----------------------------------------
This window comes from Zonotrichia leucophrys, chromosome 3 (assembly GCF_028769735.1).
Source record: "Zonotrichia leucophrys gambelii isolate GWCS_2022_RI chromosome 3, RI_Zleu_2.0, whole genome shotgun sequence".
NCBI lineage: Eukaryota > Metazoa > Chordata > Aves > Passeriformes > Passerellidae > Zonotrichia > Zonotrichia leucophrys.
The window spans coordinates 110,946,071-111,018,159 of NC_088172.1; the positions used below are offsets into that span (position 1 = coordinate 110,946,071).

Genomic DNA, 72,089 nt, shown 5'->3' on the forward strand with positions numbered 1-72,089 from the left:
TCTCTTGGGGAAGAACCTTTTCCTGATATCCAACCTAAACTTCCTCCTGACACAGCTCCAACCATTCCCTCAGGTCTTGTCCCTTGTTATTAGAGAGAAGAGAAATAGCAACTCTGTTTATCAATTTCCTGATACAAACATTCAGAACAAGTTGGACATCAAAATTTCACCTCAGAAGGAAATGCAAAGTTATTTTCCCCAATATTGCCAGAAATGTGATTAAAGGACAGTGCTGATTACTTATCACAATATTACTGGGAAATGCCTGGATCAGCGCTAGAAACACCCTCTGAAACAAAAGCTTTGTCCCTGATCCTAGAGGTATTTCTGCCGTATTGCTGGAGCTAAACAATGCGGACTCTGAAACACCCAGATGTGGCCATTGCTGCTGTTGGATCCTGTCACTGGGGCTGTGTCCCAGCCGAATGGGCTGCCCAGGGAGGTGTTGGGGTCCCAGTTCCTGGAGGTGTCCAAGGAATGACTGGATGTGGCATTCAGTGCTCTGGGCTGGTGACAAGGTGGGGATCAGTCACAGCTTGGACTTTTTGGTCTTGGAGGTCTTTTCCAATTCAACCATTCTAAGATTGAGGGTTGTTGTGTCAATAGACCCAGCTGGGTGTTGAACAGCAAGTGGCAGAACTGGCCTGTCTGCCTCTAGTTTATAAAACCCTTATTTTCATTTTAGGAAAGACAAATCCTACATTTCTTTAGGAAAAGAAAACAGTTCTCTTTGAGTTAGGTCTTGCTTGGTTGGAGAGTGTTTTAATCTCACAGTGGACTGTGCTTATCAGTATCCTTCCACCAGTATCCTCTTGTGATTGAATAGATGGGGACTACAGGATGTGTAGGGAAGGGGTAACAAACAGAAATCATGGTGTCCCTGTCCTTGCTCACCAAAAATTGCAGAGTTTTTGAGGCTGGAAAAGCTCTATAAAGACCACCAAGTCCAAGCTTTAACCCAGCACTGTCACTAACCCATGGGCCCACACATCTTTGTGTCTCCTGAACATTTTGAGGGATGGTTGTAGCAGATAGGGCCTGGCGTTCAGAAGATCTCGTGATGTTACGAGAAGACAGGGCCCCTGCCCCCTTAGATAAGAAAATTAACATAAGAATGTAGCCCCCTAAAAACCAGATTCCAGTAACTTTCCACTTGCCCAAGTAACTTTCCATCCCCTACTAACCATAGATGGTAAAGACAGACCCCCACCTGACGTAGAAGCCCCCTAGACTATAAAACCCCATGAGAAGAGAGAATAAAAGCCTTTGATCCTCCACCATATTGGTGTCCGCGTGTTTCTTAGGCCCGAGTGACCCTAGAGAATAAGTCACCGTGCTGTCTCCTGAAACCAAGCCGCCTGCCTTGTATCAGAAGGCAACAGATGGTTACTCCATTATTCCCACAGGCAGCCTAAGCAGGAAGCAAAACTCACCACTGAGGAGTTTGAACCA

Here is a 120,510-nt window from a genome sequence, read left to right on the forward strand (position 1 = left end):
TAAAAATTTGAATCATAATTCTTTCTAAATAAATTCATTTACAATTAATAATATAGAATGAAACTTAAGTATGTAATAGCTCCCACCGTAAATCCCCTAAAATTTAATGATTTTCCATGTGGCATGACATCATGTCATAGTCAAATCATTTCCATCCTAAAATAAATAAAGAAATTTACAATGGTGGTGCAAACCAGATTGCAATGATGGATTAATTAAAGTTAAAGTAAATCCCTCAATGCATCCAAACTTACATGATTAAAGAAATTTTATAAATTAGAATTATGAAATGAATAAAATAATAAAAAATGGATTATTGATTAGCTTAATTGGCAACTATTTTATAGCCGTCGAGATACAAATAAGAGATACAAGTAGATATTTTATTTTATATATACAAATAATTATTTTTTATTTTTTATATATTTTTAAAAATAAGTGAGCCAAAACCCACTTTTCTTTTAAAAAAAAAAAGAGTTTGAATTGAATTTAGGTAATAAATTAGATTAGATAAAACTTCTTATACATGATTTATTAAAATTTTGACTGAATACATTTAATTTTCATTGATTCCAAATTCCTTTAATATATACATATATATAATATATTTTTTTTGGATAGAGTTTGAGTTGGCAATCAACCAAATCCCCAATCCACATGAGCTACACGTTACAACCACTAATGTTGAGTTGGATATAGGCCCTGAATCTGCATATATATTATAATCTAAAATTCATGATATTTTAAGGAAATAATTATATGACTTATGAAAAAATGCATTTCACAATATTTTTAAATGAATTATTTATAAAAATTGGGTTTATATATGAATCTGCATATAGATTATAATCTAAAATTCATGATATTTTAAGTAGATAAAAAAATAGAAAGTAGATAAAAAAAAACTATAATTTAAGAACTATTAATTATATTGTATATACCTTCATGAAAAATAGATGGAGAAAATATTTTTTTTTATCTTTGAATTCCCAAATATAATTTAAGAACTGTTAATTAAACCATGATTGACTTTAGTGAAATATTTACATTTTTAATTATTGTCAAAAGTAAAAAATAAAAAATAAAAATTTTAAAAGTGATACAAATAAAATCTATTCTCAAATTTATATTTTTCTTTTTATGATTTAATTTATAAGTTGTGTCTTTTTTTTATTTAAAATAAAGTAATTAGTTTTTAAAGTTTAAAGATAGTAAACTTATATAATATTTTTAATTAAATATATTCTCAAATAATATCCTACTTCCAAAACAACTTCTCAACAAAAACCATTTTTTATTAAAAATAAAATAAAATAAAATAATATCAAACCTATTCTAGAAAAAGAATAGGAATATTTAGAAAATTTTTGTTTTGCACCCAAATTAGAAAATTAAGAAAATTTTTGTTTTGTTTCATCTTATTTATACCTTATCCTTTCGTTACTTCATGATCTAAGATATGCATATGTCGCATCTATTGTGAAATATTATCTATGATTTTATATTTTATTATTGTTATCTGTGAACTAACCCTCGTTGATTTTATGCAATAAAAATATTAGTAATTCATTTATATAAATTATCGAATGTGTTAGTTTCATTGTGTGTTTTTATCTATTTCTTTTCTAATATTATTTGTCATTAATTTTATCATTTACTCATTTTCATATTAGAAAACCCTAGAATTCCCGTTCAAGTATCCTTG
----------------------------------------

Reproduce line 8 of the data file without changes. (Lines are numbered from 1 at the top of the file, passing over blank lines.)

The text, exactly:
TAAAAATTTGAATCATAATTCTTTCTAAATAAATTCATTTACAATTAATAATATAGAATGAAACTTAAGTATGTAATAGCTCCCACCGTAAATCCCCTAAAATTTAATGATTTTCCATGTGGCATGACATCATGTCATAGTCAAATCATTTCCATCCTAAAATAAATAAAGAAATTTACAATGGTGGTGCAAACCAGATTGCAATGATGGATTAATTAAAGTTAAAGTAAATCCCTCAATGCATCCAAACTTACATGATTAAAGAAATTTTATAAATTAGAATTATGAAATGAATAAAATAATAAAAAATGGATTATTGATTAGCTTAATTGGCAACTATTTTATAGCCGTCGAGATACAAATAAGAGATACAAGTAGATATTTTATTTTATATATACAAATAATTATTTTTTATTTTTTATATATTTTTAAAAATAAGTGAGCCAAAACCCACTTTTCTTTTAAAAAAAAAAAGAGTTTGAATTGAATTTAGGTAATAAATTAGATTAGATAAAACTTCTTATACATGATTTATTAAAATTTTGACTGAATACATTTAATTTTCATTGATTCCAAATTCCTTTAATATATACATATATATAATATATTTTTTTTGGATAGAGTTTGAGTTGGCAATCAACCAAATCCCCAATCCACATGAGCTACACGTTACAACCACTAATGTTGAGTTGGATATAGGCCCTGAATCTGCATATATATTATAATCTAAAATTCATGATATTTTAAGGAAATAATTATATGACTTATGAAAAAATGCATTTCACAATATTTTTAAATGAATTATTTATAAAAATTGGGTTTATATATGAATCTGCATATAGATTATAATCTAAAATTCATGATATTTTAAGTAGATAAAAAAATAGAAAGTAGATAAAAAAAAACTATAATTTAAGAACTATTAATTATATTGTATATACCTTCATGAAAAATAGATGGAGAAAATATTTTTTTTTATCTTTGAATTCCCAAATATAATTTAAGAACTGTTAATTAAACCATGATTGACTTTAGTGAAATATTTACATTTTTAATTATTGTCAAAAGTAAAAAATAAAAAATAAAAATTTTAAAAGTGATACAAATAAAATCTATTCTCAAATTTATATTTTTCTTTTTATGATTTAATTTATAAGTTGTGTCTTTTTTTTATTTAAAATAAAGTAATTAGTTTTTAAAGTTTAAAGATAGTAAACTTATATAATATTTTTAATTAAATATATTCTCAAATAATATCCTACTTCCAAAACAACTTCTCAACAAAAACCATTTTTTATTAAAAATAAAATAAAATAAAATAATATCAAACCTATTCTAGAAAAAGAATAGGAATATTTAGAAAATTTTTGTTTTGCACCCAAATTAGAAAATTAAGAAAATTTTTGTTTTGTTTCATCTTATTTATACCTTATCCTTTCGTTACTTCATGATCTAAGATATGCATATGTCGCATCTATTGTGAAATATTATCTATGATTTTATATTTTATTATTGTTATCTGTGAACTAACCCTCGTTGATTTTATGCAATAAAAATATTAGTAATTCATTTATATAAATTATCGAATGTGTTAGTTTCATTGTGTGTTTTTATCTATTTCTTTTCTAATATTATTTGTCATTAATTTTATCATTTACTCATTTTCATATTAGAAAACCCTAGAATTCCCGTTCAAGTATCCTTG